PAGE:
The diagram illustrates the orbits of Ceres (blue) and several planets (white/grey). The segments of orbits below the ecliptic are plotted in darker colours, and the orange plus sign is the Sun's location. The top left diagram is a polar view that shows the location of Ceres in the gap between Mars and Jupiter. The top right is a close-up demonstrating the locations of the perihelia (q) and aphelia (Q) of Ceres and Mars. Interestingly, the perihelia of Ceres (as well as those of several other of the largest MBAs) and Mars are on the opposite sides of the Sun. The bottom diagram is a perspective view showing the inclination of the orbit of Ceres compared to the orbits of Mars and Jupiter.

Physical characteristics

Hubble Space Telescope images of Ceres, taken in 2003/4 with a resolution of about 30 km. The nature of the bright spot is uncertain. A movie was also made.
Hubble Space Telescope images of Ceres, taken in 2003/4 with a resolution of about 30 km. The nature of the bright spot is uncertain. A movie was also made.
Hubble Space Telescope UV image of Ceres, taken in 1995 with a resolution of about 60 km. The "Piazzi" feature is the dark spot in the center.
Hubble Space Telescope UV image of Ceres, taken in 1995 with a resolution of about 60 km. The "Piazzi" feature is the dark spot in the centre.

Ceres is the largest object in the asteroid belt, which mostly lies between Mars and Jupiter. However, it is not the largest object besides the Sun, planets and their satellites, in the solar system: the Kuiper belt is known to contain larger objects, including Eris, Pluto, 50000 Quaoar, 90482 Orcus, and 90377 Sedna.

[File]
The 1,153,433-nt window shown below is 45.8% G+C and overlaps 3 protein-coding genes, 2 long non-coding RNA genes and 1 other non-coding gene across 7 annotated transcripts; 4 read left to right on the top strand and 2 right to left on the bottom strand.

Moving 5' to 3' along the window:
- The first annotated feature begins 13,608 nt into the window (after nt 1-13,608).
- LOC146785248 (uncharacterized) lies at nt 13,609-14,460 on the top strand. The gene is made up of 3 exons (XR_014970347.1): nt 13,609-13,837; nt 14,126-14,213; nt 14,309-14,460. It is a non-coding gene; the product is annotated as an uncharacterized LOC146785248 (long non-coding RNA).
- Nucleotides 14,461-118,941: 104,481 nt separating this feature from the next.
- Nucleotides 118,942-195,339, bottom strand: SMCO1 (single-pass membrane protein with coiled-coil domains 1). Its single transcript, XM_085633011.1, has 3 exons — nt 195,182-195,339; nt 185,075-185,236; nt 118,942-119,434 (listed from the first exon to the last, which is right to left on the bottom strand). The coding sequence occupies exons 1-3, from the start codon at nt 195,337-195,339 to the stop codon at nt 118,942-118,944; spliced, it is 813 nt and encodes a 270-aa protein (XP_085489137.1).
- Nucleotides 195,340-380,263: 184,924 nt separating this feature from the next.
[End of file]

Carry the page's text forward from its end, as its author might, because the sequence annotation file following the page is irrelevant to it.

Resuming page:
At certain points in its orbit, Ceres can reach a magnitude of 7.0. This is generally regarded as being just barely too dim to be seen with the naked eye, but under exceptional viewing conditions a very sharp-sighted person may be able to see the asteroid with the naked eye. The only other asteroid that can be seen with the naked eye is 4 Vesta.

Ceres' size and mass are sufficient to give it a nearly spherical shape. That is, it is close to hydrostatic equilibrium. Other large asteroids such as 2 Pallas, 3 Juno, and 4 Vesta are known to be quite irregular, while lightcurve analysis of 10 Hygiea indicates it is oblong although it appears spheroidal in low-resolution images (presumably due to viewing angle).

With a mass of 9.5×1020 kg, Ceres comprises about a third of the estimated total 3.0±0.2×1021 kg mass of all the asteroids in the solar system (note how all these amount to only about 4% of the mass of the Moon).

There are some indications that the surface of Ceres is relatively warm and that it may have a tenuous atmosphere and frost. The maximum temperature with the Sun overhead was estimated from measurements to be 235  K (about -38 ° C) on May 5, 1991. Taking into account also the heliocentric distance at the time, this gives an estimated maximum of ~239 K at perihelion.

Diagram showing differentiated layers of Ceres
Diagram showing differentiated layers of Ceres

A study led by Peter Thomas of Cornell University suggests that Ceres has a differentiated interior: observations coupled with computer models suggest the presence of a rocky core overlain with an icy mantle. This mantle of thickness from 120 to 60 km could contain 200 million cubic kilometres of water, which is more than the amount of fresh water on the Earth.